Implementing an integrated Cyber-Physical system utilizing open standards and inexpensive components
Cyber-physical systems are transforming the way we view and interact with everyday objects and processes and have led the way into the 4th Industrial Revolution. These systems hold the promise of revolutionary advances in fields from medicine to public safety to manufacturing. Who would have imagined internet-connected parking meters just a few decades ago? From 80s-style imprint credit card readers to touchless payments with immediate purchase alerts, cyber-physical systems are everywhere.
A State of The Art Office Space
Imagine a switch to turn a whole office with all settings perfectly aligned to the specific user’s last set of preferences and the current weather. Over the next decade, we will see accelerated change in this pervasive embedding of not only
We are nearing the completion of a six-month building project for IntelliTect’s new corporate office. At IntelliTect, we strive to cultivate a culture of innovation by pressing into leading-edge technology, so we were excited about integrating cyber-physical technology and wanted to push the envelope with our project.
Cyber-physical systems are simple physical devices with integrated networks that compute to achieve a more holistic tangible outcome. In our context, this could be a smart door lock where keycodes are managed online, along with a trackable history. It could be a heating system that uses weather data to determine the best heating and cooling algorithms. But for our purposes, we wanted to see how far we could take building integration.
Dreaming of Possibilities
Like any other building, we have the typical systems: heating, fire, security, video, access, network, lighting, leak detection, etc. E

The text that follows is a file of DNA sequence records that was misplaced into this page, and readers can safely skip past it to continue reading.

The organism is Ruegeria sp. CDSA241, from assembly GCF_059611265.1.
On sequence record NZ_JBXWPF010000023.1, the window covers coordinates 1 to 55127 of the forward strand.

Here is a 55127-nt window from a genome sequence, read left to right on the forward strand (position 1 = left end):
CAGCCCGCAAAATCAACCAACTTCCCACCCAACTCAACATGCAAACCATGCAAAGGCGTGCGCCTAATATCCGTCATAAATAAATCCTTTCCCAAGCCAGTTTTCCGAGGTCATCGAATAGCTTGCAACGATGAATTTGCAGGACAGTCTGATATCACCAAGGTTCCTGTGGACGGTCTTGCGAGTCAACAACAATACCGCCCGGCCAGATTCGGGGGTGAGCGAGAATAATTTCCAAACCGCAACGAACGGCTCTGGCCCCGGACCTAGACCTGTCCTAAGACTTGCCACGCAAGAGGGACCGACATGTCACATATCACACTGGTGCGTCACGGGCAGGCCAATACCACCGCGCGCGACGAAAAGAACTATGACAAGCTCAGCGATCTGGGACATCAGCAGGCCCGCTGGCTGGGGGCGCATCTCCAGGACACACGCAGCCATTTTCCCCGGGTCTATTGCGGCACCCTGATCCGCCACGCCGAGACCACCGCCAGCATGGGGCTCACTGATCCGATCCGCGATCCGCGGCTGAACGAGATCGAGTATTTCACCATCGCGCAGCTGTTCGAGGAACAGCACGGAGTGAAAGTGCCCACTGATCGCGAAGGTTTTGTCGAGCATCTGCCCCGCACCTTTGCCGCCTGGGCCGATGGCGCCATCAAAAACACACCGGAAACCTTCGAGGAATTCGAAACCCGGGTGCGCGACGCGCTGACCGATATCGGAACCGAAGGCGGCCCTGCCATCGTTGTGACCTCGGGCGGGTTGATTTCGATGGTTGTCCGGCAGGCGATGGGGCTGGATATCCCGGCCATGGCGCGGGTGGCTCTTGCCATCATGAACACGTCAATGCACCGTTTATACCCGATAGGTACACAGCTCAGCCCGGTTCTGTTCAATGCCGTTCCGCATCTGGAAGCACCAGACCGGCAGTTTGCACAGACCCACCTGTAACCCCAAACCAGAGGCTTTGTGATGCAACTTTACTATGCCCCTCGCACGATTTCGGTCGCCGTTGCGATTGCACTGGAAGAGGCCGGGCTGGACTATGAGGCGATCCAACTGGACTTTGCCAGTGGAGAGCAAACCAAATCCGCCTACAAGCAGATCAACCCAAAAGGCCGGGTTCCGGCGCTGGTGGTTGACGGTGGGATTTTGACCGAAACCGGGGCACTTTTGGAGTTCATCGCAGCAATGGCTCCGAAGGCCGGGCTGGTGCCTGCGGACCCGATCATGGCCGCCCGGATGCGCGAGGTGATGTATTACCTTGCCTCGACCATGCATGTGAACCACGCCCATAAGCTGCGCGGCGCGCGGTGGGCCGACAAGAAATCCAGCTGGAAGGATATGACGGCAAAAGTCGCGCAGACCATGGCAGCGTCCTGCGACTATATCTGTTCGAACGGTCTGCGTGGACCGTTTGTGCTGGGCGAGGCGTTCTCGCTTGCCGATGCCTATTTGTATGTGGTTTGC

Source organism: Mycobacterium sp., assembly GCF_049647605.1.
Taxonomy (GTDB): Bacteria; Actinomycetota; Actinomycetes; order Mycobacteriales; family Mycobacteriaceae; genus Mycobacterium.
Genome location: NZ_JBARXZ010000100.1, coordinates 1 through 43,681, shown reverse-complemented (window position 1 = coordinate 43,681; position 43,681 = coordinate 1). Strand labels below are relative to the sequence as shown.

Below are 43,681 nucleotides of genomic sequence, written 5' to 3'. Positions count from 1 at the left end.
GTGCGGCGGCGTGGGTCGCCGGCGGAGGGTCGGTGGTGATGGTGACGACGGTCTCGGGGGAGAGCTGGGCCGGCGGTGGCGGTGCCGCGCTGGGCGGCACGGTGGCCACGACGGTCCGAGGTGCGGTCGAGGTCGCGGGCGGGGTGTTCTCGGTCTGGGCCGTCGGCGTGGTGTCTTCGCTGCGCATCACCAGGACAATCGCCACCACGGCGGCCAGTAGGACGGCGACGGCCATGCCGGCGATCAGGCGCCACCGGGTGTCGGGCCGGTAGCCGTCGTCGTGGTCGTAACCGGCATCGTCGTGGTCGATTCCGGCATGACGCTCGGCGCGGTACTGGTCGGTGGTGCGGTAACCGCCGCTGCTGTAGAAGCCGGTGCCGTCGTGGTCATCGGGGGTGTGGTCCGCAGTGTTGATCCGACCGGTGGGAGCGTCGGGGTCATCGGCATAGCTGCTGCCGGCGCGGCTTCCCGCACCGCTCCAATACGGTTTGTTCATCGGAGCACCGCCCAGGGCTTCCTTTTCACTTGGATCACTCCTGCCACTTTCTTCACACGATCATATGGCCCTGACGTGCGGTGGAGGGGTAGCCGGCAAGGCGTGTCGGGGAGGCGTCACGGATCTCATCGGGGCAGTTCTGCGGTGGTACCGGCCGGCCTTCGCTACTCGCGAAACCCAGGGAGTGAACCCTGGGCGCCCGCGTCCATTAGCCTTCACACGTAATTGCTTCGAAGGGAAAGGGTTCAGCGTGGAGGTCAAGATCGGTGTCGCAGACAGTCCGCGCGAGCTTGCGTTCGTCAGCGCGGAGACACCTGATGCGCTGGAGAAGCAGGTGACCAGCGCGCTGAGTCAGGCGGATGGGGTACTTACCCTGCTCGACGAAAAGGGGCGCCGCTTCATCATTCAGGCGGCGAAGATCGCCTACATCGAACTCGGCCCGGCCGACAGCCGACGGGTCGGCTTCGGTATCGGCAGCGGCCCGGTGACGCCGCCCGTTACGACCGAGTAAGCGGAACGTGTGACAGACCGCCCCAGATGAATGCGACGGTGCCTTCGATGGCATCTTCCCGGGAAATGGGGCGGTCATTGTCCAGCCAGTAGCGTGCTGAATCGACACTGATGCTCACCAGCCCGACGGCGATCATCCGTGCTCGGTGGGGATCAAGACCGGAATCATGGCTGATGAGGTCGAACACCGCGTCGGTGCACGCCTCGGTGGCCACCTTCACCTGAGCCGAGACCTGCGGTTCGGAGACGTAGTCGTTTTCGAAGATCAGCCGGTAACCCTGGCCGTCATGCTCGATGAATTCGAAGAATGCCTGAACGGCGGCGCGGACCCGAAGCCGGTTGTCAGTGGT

Would it be possible to have a single control for all our systems? Could we make a single dashboard that would show our building’s health? Could we press a single button and shut off the lights, adjust the heating, ensure all doors were closed and set the alarm? Also, once we walked out, could it lock the doors behind us? Could the building alert us to a leak or overflowing condensate on an A/C unit? Could we see temperature trends, correct them for weather and be warned if our heating equipment was beginning to fail?
Forging the Way
Our initial discussions with our contractors led to frustrations and disappointment. It turns out that most contractors are averse to embracing new technologies. It was quickly apparent that we had two options. E
It is hard for us to sit idly by and watch the implementation of what we believe are sub-par technical solutions. So, in order to realize our goals, we had to be the driving force in architecting our building’s integrated cyber-physical vision. We believed that we could design a system based on open standards and inexpensive components that would meet our needs.
The vision was threefold
Goal1 – Internet-enable all critical building systems so we can control and monitor everything remotely. Additionally, this interface needs to be standardized so that we can integrate with it.
- Goal 2 – Integrate the individual devices into a holistic cyber-physical building management system combining on-premise and cloud-based resources. Then, leverage our expertise in development to maximize the potential of each device through feedback, data analysis and automated next steps
. Goal3 – Present the building’s cyber-physical systems through an elegant, easy to use interface that would be available both on premiseand remotely. The interface would allow both monitoring and control.
Realizing Our Vision
Based on the state of non-billionaire building automation, we had an ambitious challenge. Many of the pieces have come together nicely. And although we’ve gone through many ups and downs of pushing technology in new ways during the implementation process, some components didn’t meet our requirements. However, the market is headed in a direction to deliver them in the near future.
We were able to construct an initial solution by combining our vision and a disparate set of devices with some clever software. By utilizing OpenHab, an open-source Internet of Things (IoT) control system, we created our underlying infrastructure and user experience. As a result, we’ve consolidated all of our devices and overlayed them with a web-based user interface. The key feature OpenHab provided was the ability to write logic between the touch screen and the actual devices. Subsequently, this allowed for things like arming the alarm only after ensuring all the doors were closed and giving enough time for the person to leave the building.
Our Path Forward
The real excitement is that we have a platform for innovation – a place where we can experiment, learn and press the boundaries of cyber-physical systems. In short, we have hardly scratched the surface of what can be achieved by
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